Do you know one of the main things employers look for in your IT Manager resume?
Forget about matching job requirements. They are not looking for someone to configure their network or negotiate with vendors. Thousands of applicants can do that.
They look for potential.
Think of it this way: employers don’t hire IT Managers to simply keep the things as they are.
Technology is a competitive advantage, so they hire someone who can make things better. And a skilled IT Manager has the power to do just that.
Problem is, if you check out different IT Manager job descriptions, you might think all these companies are searching for different people.
Some companies want a business whiz, others look for a tech star, and the rest need a bit of both.
So how do you stand out, demonstrate potential, and prove that you’re the best fit for this particular job all within your one-page IT Manager resume?
Let’s find out.
What will you learn:
- How to stand out from hundreds of applicants with your IT Manager resume
- What recruiters want to see in your IT Manager resume and what they don’t
- How to strategically use different sections of your resume to land more interviews
- How to properly frame your Experience and demonstrate Soft skills to engage and impress employers
IT Manager Resume Example
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How to write IT Manager Resume
To stand out with your IT Manager resume you need to understand who is your competition.
First, we are running against system administrators.
According to the Bureau of Labor, there’s a projected 11% growth for IT manager jobs from 2018 to 2028.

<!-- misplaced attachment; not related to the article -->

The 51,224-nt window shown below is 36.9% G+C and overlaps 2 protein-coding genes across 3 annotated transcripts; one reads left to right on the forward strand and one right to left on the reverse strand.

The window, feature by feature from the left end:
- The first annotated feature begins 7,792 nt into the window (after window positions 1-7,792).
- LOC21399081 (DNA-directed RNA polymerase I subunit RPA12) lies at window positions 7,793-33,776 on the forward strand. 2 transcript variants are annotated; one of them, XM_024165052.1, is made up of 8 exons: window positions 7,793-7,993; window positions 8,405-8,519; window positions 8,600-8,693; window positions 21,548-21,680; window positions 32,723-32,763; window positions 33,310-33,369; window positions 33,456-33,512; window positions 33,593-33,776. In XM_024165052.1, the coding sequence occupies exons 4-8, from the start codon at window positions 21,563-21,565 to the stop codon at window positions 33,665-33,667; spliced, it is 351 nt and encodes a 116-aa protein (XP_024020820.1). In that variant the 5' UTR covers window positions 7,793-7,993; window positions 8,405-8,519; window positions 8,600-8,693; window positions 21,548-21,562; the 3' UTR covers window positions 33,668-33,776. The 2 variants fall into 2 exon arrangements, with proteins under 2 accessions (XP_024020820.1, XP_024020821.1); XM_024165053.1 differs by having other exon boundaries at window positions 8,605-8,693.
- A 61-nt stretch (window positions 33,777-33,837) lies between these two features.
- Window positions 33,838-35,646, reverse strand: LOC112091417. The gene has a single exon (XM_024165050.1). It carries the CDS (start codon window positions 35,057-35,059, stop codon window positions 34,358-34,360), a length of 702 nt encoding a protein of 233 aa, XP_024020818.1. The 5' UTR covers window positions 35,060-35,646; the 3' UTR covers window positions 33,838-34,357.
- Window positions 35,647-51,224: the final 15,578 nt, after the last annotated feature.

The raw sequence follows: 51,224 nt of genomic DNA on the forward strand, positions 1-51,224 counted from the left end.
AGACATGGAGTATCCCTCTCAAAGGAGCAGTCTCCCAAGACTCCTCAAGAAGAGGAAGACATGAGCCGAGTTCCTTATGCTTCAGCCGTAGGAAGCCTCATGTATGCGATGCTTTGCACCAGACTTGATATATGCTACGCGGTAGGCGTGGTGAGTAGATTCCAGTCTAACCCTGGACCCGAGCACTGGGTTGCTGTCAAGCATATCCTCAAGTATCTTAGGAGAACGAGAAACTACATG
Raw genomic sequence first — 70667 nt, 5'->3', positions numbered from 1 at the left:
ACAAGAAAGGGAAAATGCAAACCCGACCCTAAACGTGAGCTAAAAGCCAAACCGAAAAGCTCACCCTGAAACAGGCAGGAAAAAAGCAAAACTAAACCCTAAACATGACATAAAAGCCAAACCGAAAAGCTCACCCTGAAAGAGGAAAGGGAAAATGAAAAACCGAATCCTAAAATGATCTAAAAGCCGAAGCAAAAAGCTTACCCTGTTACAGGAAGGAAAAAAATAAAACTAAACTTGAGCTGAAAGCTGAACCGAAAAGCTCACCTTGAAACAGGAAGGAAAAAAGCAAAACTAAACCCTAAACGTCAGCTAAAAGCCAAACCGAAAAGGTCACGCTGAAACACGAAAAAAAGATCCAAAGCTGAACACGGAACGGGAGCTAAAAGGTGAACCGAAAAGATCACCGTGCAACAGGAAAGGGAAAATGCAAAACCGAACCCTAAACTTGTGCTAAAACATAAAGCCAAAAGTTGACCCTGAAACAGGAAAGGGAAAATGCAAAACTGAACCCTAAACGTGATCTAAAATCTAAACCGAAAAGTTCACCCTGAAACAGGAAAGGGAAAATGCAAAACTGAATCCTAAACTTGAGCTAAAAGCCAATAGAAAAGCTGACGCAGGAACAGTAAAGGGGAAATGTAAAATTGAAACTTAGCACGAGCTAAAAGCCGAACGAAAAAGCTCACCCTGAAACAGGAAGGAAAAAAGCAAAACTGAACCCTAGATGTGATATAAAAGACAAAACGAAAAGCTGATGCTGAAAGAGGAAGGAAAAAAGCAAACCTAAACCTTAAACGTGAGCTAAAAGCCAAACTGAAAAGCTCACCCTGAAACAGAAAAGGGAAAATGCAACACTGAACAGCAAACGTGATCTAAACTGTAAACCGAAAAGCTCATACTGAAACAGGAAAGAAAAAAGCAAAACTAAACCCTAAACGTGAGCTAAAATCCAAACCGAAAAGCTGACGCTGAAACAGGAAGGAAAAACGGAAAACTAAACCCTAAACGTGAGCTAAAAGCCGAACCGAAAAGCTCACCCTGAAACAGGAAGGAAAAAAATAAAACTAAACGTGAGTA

But for system administrators the growth is only at 5%. Which means more of them will be switching jobs.
Given that IT management is a natural career path for administrators, they’ll be looking for your job.
Their strong suit is having excellent technical skills. System administrators are extremely capable in terms of building and sustaining IT infrastructure.
At the same time system administrators often lack business expertise, management experience, and soft skills. This is something your resume should definitely play on.
PRO TIPIf you’re a system administrator yourself looking for an IT Manager job, remember you’re going to be a manager, not a technical wizard
We’ll talk about the best ways of presenting your soft skills and managerial experience in your Skills and Experience sections.
Our second wave of competition are experienced IT Managers looking for a new position. And in order to outmatch them you need to understand that no two IT Manager jobs are the same.
Certain skills and experience will be more important to one company than another. We’ll talk about how to properly match your experience to the company needs in the Experience section.
We’ll also cover how to write your Experience section in a way that projects success and ability rather than liability.
Finally, we’ll talk about how to demonstrate your potential by strategically placing and presenting the information in your IT Manager resume in the right way in the right place.